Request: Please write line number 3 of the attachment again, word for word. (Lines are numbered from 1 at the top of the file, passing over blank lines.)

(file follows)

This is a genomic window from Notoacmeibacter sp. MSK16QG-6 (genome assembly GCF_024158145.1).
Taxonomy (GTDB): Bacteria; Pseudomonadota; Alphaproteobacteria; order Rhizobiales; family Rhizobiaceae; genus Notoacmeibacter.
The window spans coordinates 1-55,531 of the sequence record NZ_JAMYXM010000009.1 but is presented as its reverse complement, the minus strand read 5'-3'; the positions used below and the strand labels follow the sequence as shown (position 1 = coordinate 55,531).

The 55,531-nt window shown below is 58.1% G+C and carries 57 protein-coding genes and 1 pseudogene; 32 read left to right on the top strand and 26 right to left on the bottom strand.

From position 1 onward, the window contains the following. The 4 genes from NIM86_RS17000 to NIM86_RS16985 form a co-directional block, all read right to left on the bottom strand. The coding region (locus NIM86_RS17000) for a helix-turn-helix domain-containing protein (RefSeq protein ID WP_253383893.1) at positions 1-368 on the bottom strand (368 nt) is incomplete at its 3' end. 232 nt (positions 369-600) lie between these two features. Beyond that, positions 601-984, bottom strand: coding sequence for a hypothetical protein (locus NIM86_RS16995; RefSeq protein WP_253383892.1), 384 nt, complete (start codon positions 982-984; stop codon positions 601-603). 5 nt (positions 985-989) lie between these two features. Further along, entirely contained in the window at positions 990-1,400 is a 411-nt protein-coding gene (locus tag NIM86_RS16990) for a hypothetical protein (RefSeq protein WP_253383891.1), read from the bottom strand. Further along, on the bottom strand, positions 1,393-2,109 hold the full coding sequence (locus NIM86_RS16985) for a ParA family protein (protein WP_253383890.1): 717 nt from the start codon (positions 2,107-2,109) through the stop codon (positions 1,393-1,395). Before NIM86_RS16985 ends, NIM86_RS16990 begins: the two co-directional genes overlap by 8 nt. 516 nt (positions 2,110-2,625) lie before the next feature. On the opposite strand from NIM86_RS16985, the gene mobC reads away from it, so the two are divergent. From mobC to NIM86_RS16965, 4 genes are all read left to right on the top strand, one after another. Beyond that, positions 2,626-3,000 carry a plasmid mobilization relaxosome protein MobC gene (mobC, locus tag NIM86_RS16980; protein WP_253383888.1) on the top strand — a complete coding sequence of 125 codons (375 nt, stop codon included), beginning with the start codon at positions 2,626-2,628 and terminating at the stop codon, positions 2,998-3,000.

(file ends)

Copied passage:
The window spans coordinates 1-55,531 of the sequence record NZ_JAMYXM010000009.1 but is presented as its reverse complement, the minus strand read 5'-3'; the positions used below and the strand labels follow the sequence as shown (position 1 = coordinate 55,531).